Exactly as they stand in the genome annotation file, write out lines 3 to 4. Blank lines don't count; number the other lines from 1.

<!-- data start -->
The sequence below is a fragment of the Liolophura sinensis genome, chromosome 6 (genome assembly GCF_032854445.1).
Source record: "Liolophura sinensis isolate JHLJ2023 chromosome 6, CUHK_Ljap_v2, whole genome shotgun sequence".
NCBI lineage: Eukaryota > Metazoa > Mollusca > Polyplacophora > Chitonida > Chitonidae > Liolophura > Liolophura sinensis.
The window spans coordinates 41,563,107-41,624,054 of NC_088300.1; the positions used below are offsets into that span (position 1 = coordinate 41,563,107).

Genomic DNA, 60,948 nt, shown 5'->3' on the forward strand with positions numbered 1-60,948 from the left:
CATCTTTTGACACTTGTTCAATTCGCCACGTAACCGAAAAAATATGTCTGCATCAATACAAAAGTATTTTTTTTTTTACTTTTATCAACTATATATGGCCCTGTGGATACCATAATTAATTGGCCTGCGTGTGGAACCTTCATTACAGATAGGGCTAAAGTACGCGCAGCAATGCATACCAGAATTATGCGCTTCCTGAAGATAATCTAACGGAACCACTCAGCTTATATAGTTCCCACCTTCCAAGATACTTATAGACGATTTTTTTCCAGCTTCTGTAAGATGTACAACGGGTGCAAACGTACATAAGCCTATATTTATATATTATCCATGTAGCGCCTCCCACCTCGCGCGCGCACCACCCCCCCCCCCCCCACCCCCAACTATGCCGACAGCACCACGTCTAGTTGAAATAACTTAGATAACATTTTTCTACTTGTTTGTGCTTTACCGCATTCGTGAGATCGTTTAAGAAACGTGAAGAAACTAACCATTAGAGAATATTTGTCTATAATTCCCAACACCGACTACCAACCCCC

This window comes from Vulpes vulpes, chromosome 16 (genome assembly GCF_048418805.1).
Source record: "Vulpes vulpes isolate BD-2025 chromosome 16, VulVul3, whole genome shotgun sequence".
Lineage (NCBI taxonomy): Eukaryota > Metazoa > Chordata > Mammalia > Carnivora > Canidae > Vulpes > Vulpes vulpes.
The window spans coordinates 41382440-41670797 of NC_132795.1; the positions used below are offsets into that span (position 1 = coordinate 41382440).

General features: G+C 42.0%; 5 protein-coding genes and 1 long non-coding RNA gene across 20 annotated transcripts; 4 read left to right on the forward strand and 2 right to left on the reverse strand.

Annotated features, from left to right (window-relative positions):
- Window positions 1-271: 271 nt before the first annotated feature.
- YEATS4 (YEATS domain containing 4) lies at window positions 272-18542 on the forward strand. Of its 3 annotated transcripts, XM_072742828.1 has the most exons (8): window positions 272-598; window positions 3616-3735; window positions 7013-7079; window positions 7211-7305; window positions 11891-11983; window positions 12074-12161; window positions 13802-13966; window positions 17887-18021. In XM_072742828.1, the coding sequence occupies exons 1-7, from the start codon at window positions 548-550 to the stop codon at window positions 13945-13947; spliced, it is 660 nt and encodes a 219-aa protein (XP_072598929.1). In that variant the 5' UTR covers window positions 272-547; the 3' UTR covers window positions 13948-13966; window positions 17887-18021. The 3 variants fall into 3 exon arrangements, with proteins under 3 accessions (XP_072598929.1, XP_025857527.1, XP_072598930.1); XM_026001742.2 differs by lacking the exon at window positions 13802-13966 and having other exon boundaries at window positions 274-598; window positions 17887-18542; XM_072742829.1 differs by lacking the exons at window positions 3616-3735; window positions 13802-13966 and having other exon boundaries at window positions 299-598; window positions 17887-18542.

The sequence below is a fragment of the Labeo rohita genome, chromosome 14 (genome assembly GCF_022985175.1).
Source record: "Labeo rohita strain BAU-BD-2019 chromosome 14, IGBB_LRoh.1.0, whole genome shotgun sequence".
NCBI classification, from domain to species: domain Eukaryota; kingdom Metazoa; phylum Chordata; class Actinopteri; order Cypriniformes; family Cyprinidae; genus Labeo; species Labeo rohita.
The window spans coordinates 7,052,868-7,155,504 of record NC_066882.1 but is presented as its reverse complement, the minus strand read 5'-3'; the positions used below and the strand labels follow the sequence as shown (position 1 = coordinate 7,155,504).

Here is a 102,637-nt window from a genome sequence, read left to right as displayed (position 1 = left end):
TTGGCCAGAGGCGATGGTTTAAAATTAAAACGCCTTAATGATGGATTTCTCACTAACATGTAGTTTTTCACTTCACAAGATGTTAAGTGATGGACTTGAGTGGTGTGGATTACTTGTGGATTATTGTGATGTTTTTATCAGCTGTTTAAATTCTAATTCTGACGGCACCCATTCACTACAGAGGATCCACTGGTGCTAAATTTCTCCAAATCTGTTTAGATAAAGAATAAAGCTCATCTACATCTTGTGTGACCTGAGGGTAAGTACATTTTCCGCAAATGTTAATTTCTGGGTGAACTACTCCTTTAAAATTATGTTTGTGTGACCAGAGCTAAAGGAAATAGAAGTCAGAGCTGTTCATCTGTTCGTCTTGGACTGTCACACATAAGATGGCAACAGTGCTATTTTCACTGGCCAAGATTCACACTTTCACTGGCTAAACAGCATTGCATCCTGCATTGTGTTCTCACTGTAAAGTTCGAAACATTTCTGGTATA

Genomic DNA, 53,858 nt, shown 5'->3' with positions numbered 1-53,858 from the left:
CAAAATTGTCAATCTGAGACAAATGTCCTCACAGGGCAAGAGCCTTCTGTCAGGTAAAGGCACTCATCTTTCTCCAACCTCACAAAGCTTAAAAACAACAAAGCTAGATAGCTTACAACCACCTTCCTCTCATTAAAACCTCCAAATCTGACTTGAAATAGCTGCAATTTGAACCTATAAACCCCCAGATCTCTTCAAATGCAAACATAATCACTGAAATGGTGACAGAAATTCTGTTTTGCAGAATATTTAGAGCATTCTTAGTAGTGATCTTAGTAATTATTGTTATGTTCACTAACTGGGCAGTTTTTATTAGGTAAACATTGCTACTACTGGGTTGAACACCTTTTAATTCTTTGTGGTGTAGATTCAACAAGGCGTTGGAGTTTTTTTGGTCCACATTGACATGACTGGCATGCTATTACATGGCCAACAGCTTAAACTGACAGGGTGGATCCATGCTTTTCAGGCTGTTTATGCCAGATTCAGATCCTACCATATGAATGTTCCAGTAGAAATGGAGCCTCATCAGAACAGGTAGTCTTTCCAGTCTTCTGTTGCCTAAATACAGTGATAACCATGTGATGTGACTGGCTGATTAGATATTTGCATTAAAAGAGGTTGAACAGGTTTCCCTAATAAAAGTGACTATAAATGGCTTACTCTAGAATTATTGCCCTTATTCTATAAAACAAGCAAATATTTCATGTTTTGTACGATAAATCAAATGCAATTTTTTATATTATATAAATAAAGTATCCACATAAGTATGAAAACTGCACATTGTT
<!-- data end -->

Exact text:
NCBI lineage: Eukaryota > Metazoa > Mollusca > Polyplacophora > Chitonida > Chitonidae > Liolophura > Liolophura sinensis.
The window spans coordinates 41,563,107-41,624,054 of NC_088300.1; the positions used below are offsets into that span (position 1 = coordinate 41,563,107).